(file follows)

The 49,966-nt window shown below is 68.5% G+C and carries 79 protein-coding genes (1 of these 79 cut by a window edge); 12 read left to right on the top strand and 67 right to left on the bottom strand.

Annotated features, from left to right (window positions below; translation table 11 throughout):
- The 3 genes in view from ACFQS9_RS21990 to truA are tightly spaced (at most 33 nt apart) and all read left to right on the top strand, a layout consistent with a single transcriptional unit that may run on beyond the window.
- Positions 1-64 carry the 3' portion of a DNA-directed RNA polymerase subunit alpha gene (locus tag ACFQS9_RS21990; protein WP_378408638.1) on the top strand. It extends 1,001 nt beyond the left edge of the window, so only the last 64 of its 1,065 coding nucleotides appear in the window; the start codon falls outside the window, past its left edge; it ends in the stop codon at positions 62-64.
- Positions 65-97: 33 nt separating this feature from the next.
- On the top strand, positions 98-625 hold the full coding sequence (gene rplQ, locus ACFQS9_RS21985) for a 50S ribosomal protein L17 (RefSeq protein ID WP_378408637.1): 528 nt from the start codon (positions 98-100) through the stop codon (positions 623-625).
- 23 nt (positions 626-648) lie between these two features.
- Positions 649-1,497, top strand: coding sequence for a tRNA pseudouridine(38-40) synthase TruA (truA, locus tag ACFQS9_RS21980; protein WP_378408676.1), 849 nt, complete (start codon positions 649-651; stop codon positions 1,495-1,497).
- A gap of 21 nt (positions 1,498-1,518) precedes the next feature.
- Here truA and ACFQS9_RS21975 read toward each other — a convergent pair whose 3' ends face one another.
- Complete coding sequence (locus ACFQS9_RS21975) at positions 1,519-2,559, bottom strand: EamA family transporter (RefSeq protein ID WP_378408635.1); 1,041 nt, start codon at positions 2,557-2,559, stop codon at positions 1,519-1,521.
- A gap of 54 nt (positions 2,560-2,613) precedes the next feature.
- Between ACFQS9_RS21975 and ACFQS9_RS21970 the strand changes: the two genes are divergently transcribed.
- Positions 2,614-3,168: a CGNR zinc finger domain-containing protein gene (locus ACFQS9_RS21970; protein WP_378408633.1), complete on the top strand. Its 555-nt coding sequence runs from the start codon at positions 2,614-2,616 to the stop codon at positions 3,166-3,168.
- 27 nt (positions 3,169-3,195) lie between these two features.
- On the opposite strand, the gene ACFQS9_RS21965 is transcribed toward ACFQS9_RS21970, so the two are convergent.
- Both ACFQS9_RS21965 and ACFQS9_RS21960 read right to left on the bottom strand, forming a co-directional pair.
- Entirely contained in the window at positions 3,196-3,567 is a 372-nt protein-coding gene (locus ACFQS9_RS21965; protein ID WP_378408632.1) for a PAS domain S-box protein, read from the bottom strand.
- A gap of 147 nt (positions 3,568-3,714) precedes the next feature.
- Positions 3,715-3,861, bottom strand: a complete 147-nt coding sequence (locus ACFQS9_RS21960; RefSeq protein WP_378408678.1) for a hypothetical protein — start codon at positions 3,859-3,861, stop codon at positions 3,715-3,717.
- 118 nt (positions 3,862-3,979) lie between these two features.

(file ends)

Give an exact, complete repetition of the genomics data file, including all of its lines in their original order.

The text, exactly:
The 49,966-nt window shown below is 68.5% G+C and carries 79 protein-coding genes (1 of these 79 cut by a window edge); 12 read left to right on the top strand and 67 right to left on the bottom strand.

Annotated features, from left to right (window positions below; translation table 11 throughout):
- The 3 genes in view from ACFQS9_RS21990 to truA are tightly spaced (at most 33 nt apart) and all read left to right on the top strand, a layout consistent with a single transcriptional unit that may run on beyond the window.
- Positions 1-64 carry the 3' portion of a DNA-directed RNA polymerase subunit alpha gene (locus tag ACFQS9_RS21990; protein WP_378408638.1) on the top strand. It extends 1,001 nt beyond the left edge of the window, so only the last 64 of its 1,065 coding nucleotides appear in the window; the start codon falls outside the window, past its left edge; it ends in the stop codon at positions 62-64.
- Positions 65-97: 33 nt separating this feature from the next.
- On the top strand, positions 98-625 hold the full coding sequence (gene rplQ, locus ACFQS9_RS21985) for a 50S ribosomal protein L17 (RefSeq protein ID WP_378408637.1): 528 nt from the start codon (positions 98-100) through the stop codon (positions 623-625).
- 23 nt (positions 626-648) lie between these two features.
- Positions 649-1,497, top strand: coding sequence for a tRNA pseudouridine(38-40) synthase TruA (truA, locus tag ACFQS9_RS21980; protein WP_378408676.1), 849 nt, complete (start codon positions 649-651; stop codon positions 1,495-1,497).
- A gap of 21 nt (positions 1,498-1,518) precedes the next feature.
- Here truA and ACFQS9_RS21975 read toward each other — a convergent pair whose 3' ends face one another.
- Complete coding sequence (locus ACFQS9_RS21975) at positions 1,519-2,559, bottom strand: EamA family transporter (RefSeq protein ID WP_378408635.1); 1,041 nt, start codon at positions 2,557-2,559, stop codon at positions 1,519-1,521.
- A gap of 54 nt (positions 2,560-2,613) precedes the next feature.
- Between ACFQS9_RS21975 and ACFQS9_RS21970 the strand changes: the two genes are divergently transcribed.
- Positions 2,614-3,168: a CGNR zinc finger domain-containing protein gene (locus ACFQS9_RS21970; protein WP_378408633.1), complete on the top strand. Its 555-nt coding sequence runs from the start codon at positions 2,614-2,616 to the stop codon at positions 3,166-3,168.
- 27 nt (positions 3,169-3,195) lie between these two features.
- On the opposite strand, the gene ACFQS9_RS21965 is transcribed toward ACFQS9_RS21970, so the two are convergent.
- Both ACFQS9_RS21965 and ACFQS9_RS21960 read right to left on the bottom strand, forming a co-directional pair.
- Entirely contained in the window at positions 3,196-3,567 is a 372-nt protein-coding gene (locus ACFQS9_RS21965; protein ID WP_378408632.1) for a PAS domain S-box protein, read from the bottom strand.
- A gap of 147 nt (positions 3,568-3,714) precedes the next feature.
- Positions 3,715-3,861, bottom strand: a complete 147-nt coding sequence (locus ACFQS9_RS21960; RefSeq protein WP_378408678.1) for a hypothetical protein — start codon at positions 3,859-3,861, stop codon at positions 3,715-3,717.
- 118 nt (positions 3,862-3,979) lie between these two features.